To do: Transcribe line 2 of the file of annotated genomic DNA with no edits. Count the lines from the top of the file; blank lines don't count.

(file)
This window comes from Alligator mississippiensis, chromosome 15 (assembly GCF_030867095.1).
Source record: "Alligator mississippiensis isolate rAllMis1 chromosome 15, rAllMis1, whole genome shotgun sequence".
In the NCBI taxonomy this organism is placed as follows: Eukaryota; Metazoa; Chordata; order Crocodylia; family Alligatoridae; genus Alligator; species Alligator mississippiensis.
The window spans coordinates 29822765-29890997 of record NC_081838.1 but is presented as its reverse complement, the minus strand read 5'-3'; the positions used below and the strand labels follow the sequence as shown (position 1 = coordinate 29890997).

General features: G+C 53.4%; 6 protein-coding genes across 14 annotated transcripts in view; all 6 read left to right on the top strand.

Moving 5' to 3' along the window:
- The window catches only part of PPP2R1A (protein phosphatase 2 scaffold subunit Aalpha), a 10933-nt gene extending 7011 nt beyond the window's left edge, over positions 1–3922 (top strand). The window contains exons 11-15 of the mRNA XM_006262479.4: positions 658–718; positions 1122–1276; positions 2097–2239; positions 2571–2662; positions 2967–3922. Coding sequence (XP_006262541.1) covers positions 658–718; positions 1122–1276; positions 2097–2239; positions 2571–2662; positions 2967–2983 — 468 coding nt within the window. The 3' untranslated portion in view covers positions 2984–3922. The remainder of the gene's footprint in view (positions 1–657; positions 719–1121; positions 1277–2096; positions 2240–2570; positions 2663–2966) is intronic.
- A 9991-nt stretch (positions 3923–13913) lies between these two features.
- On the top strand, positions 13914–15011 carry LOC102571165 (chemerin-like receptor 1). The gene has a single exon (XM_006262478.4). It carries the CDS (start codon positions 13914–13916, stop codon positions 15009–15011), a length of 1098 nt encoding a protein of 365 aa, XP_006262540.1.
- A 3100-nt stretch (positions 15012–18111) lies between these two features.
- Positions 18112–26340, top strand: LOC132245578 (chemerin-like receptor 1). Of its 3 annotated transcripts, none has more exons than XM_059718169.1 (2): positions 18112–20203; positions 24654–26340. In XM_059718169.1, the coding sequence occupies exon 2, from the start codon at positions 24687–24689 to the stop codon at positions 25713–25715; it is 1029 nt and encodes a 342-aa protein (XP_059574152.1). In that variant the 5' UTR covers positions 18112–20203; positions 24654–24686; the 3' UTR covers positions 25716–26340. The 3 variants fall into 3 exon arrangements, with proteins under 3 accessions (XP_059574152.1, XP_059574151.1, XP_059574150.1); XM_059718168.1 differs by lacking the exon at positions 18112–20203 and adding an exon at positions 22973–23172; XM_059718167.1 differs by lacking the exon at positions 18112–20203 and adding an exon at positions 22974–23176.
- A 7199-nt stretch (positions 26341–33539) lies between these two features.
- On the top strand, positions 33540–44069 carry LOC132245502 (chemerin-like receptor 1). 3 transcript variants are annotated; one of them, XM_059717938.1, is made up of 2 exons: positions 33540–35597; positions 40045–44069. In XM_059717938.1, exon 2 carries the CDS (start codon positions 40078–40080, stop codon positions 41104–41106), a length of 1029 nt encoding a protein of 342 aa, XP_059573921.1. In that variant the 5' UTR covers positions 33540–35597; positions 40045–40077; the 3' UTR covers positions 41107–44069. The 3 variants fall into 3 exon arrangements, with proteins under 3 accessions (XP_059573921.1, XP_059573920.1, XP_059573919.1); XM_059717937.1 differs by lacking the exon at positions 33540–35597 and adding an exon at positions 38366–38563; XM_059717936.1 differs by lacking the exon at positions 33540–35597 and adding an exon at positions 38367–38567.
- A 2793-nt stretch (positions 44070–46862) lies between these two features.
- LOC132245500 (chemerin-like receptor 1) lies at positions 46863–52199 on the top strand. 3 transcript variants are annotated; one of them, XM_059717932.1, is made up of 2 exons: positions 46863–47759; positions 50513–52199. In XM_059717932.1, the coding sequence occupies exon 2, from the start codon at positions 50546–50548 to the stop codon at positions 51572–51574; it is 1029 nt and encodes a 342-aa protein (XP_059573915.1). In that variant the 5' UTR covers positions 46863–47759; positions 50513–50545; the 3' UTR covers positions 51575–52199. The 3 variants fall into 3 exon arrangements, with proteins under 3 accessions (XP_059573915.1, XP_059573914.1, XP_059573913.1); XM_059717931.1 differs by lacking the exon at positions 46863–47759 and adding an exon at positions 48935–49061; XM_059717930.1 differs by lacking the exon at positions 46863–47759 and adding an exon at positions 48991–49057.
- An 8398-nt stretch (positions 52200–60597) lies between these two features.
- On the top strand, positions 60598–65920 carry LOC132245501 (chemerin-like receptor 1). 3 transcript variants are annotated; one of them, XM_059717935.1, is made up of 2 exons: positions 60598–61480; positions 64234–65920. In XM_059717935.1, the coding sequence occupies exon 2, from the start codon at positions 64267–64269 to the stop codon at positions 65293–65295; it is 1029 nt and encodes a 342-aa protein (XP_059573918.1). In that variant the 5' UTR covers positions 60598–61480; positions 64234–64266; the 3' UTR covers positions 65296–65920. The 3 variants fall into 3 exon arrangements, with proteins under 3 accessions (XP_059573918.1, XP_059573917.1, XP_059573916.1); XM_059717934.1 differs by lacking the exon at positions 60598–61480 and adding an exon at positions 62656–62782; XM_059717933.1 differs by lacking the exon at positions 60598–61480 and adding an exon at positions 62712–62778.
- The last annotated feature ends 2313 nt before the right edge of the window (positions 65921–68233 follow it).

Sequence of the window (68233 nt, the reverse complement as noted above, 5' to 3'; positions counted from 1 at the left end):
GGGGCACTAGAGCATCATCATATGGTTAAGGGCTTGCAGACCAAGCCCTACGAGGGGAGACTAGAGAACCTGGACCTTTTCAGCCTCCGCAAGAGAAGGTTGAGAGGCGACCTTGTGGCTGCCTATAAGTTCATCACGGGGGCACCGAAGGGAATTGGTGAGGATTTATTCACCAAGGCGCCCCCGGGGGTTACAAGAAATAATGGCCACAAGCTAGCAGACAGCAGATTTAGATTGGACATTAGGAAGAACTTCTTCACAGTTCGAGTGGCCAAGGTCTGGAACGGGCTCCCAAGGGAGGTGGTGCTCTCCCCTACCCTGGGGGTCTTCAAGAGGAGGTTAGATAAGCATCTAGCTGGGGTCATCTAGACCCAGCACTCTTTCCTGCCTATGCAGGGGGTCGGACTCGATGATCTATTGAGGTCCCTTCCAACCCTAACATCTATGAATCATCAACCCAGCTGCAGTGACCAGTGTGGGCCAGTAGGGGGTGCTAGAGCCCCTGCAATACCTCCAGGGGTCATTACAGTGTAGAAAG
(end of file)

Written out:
Source record: "Alligator mississippiensis isolate rAllMis1 chromosome 15, rAllMis1, whole genome shotgun sequence".